Foodie highlights of Oxford

Emerging from lockdown this July, Oxford seemed about as exotic a place to visit as I was going to get, so I resolved to take a foodie tour of Oxfordshire and had a wonderful time. Lots of places were still closed so I have separated this list into places I was able to visit and places I would love to have visited in case you are travelling there in happier times. Hopefully I’ll be able to add to this post as time goes on and I get to revisit Oxford.

Places I visited

Le Manoir aux Quat’ Saisons

If you can afford dinner or lunch here, I’m sure it would be wonderful, but as a young startup entrepreneur it was a bit out of my budget. When I’ve made my millions, I’ll come back and enjoy the food! I did, however, find a way of experiencing it that even I could afford. Every day they run a garden tour for £30 which includes tea and biscuits. This provides a fascinating insight into the connection between food and farming and as well as some great tips for growing your own. The team at Le Manoir are clearly extremely dedicated, taste testing multiple varieties for each variety they plant. For the full review of my experience click here.

The Kingham Plough

This is a wonderful and blissfully peaceful gastropub in the Cotswolds. With its classic Cotswold stone and picnic tables beneath the branches of an apple orchard, this is a perfect stopover for lunch. My friend said she had the best fish and chips she’d ever had here, while I enjoyed some fabulous, melt-in-the-mouth charcuterie from Salt Pig. Despite sitting what seemed like miles away from the kitchen the waiters and waitresses were very attentive and made us feel very welcome.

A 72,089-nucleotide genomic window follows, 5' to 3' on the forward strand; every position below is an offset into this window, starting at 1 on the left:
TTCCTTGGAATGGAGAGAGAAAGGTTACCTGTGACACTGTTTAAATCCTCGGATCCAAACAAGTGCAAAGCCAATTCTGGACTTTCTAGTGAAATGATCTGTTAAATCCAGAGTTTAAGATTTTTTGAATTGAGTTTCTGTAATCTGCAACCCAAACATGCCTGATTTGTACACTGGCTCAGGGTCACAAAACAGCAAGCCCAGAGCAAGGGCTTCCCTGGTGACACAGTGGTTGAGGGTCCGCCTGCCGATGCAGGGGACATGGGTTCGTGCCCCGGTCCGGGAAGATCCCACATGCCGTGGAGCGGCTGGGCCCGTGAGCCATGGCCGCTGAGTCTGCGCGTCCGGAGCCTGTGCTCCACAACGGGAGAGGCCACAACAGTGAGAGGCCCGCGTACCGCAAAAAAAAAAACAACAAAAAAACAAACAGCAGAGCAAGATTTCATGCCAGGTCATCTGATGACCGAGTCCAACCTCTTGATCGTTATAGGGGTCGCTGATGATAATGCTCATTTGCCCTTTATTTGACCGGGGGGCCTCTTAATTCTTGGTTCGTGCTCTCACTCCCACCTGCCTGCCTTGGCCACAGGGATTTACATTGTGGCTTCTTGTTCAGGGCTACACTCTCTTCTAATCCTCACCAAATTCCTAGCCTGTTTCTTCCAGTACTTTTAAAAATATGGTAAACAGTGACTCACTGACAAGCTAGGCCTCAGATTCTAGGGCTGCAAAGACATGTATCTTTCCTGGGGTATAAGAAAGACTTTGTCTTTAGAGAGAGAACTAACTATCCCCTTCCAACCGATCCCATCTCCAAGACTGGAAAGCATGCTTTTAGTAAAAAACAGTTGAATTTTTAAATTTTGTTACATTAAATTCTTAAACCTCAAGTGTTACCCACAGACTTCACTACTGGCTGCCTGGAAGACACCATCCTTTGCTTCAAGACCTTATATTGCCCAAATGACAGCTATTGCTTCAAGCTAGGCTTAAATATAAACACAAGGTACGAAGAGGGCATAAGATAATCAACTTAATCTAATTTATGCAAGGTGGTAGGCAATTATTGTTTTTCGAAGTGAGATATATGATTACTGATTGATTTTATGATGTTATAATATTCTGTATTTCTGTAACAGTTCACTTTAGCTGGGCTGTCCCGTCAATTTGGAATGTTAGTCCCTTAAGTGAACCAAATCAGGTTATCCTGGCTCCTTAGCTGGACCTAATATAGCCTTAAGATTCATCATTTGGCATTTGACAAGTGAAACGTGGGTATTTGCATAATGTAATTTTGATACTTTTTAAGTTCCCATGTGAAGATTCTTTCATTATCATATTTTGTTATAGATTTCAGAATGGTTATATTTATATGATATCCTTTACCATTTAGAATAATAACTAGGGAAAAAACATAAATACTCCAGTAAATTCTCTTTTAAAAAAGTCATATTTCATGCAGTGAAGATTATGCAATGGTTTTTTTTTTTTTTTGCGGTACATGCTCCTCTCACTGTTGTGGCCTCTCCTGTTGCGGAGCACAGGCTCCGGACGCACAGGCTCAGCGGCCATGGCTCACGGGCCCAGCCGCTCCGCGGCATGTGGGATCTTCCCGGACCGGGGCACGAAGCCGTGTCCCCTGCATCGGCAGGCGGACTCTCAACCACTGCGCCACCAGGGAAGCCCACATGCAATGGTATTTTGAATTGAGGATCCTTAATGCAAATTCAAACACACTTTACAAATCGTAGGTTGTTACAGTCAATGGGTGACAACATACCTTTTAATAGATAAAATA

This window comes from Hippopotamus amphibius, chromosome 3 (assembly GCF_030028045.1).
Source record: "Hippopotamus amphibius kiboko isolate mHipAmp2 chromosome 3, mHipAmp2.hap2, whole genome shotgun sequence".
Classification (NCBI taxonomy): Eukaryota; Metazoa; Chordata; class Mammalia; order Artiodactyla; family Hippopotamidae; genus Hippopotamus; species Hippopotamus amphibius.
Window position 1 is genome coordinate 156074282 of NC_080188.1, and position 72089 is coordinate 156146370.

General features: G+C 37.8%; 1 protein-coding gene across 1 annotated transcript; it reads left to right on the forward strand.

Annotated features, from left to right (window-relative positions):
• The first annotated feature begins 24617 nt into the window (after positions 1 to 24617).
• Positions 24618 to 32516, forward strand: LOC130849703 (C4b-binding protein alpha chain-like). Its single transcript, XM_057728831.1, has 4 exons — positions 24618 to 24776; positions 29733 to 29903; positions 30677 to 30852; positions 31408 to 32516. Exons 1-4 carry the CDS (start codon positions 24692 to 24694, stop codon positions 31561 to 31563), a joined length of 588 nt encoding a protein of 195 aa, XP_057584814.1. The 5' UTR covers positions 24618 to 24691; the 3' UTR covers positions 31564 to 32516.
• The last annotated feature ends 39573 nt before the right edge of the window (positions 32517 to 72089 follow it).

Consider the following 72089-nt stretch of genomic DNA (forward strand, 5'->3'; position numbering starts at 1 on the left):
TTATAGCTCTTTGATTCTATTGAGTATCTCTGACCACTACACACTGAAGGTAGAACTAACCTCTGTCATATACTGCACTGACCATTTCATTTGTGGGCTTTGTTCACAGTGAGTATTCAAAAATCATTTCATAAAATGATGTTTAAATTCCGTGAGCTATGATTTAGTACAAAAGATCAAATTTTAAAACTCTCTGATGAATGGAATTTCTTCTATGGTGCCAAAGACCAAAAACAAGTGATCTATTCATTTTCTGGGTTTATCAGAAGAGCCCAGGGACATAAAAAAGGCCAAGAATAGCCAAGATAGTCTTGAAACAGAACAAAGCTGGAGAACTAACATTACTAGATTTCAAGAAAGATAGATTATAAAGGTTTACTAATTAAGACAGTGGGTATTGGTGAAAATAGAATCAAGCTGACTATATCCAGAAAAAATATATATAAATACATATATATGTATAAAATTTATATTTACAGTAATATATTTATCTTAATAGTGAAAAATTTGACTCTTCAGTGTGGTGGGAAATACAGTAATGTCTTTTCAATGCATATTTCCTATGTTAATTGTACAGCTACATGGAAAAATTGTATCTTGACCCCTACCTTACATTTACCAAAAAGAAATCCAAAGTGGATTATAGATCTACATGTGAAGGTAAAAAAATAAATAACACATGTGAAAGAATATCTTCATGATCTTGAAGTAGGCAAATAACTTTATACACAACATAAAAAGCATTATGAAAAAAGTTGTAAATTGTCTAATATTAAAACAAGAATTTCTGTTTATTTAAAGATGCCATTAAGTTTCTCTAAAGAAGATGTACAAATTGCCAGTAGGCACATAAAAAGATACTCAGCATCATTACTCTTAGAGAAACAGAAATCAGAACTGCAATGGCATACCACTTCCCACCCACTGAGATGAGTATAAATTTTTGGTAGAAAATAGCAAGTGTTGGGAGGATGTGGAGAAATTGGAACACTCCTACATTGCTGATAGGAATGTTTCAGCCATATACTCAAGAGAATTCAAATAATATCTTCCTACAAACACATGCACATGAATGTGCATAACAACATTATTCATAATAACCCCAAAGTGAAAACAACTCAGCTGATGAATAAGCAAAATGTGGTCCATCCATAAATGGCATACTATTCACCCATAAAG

Red Lion

Finding anywhere open to eat in Oxford on a Monday night immediately post lockdown was a challenge, but The Red Lion rose to the challenge. It was an excellent choice. Right in the centre of Oxford in a characterful round building of many years with an outdoor courtyard that was soaking up the last rays of the summer sun, The Red Lion may sound like your bog-standard pub, but the menu offers much more than your standard fare. We enjoyed some Devonshire crab and prawn fishcakes with pea and truffle oil puree washed down with a watermelon and orange gintonica and for my teetotal companion they specially made a pineapple and ginger beer mocktail, which she said was quite a revelation. The staff were very friendly and we got chatting with the Sous Chef Calum, who was enjoying serving front-of-house as well as working in the kitchen. His favourite menu item is apparently the linguine.

Bannister’s Café

Run by a very friendly Italian chef called Carlo, Bannister’s Café is cosy little place right next to the Magdalen Arms on one of the main roads leading to the centre of Oxford. Blink and you’d miss it, but boy would you be missing out. Their shakshuka was absolutely spectacular – much better than the ones I’ve eaten in Israel. Somehow Carlo had managed to make the dish incredibly light so the full range of flavours from the spices really came out. I also liked the simple, rustic yet clean look of the place and my neurologist friend was very excited to find it was named after the eminent neurologist Roger Bannister, better known in Oxford for running the first sub-4 minute mile in 1954 on a nearby track.

The Rusty Bicycle